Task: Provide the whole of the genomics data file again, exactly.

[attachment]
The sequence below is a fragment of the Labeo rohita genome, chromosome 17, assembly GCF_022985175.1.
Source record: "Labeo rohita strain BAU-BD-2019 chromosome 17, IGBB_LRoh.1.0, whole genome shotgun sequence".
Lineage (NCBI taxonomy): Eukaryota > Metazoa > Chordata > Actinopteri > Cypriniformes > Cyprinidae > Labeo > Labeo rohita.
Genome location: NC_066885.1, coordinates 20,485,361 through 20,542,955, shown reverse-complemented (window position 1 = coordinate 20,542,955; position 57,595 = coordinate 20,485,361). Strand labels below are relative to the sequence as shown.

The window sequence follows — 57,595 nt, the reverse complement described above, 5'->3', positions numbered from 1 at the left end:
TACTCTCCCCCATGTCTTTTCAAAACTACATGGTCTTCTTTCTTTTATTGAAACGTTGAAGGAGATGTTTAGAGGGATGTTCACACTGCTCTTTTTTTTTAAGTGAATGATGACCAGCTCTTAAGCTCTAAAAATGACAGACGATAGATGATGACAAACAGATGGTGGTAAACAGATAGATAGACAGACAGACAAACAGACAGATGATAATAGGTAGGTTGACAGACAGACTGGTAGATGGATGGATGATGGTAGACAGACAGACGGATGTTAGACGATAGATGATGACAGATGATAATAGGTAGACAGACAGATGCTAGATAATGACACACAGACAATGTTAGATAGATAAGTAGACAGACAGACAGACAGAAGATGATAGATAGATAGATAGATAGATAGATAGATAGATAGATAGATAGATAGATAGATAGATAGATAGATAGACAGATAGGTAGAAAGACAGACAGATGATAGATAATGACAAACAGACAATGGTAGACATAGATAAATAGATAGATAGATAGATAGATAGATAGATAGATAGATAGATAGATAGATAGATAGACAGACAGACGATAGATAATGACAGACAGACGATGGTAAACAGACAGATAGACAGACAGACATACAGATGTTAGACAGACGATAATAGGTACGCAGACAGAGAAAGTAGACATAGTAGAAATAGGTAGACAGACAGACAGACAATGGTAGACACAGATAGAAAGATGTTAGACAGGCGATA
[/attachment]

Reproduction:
The sequence below is a fragment of the Labeo rohita genome, chromosome 17, assembly GCF_022985175.1.
Source record: "Labeo rohita strain BAU-BD-2019 chromosome 17, IGBB_LRoh.1.0, whole genome shotgun sequence".
Lineage (NCBI taxonomy): Eukaryota > Metazoa > Chordata > Actinopteri > Cypriniformes > Cyprinidae > Labeo > Labeo rohita.
Genome location: NC_066885.1, coordinates 20,485,361 through 20,542,955, shown reverse-complemented (window position 1 = coordinate 20,542,955; position 57,595 = coordinate 20,485,361). Strand labels below are relative to the sequence as shown.

The window sequence follows — 57,595 nt, the reverse complement described above, 5'->3', positions numbered from 1 at the left end:
TACTCTCCCCCATGTCTTTTCAAAACTACATGGTCTTCTTTCTTTTATTGAAACGTTGAAGGAGATGTTTAGAGGGATGTTCACACTGCTCTTTTTTTTTAAGTGAATGATGACCAGCTCTTAAGCTCTAAAAATGACAGACGATAGATGATGACAAACAGATGGTGGTAAACAGATAGATAGACAGACAGACAAACAGACAGATGATAATAGGTAGGTTGACAGACAGACTGGTAGATGGATGGATGATGGTAGACAGACAGACGGATGTTAGACGATAGATGATGACAGATGATAATAGGTAGACAGACAGATGCTAGATAATGACACACAGACAATGTTAGATAGATAAGTAGACAGACAGACAGACAGAAGATGATAGATAGATAGATAGATAGATAGATAGATAGATAGATAGATAGATAGATAGATAGATAGATAGATAGACAGATAGGTAGAAAGACAGACAGATGATAGATAATGACAAACAGACAATGGTAGACATAGATAAATAGATAGATAGATAGATAGATAGATAGATAGATAGATAGATAGATAGATAGATAGACAGACAGACGATAGATAATGACAGACAGACGATGGTAAACAGACAGATAGACAGACAGACATACAGATGTTAGACAGACGATAATAGGTACGCAGACAGAGAAAGTAGACATAGTAGAAATAGGTAGACAGACAGACAGACAATGGTAGACACAGATAGAAAGATGTTAGACAGGCGATA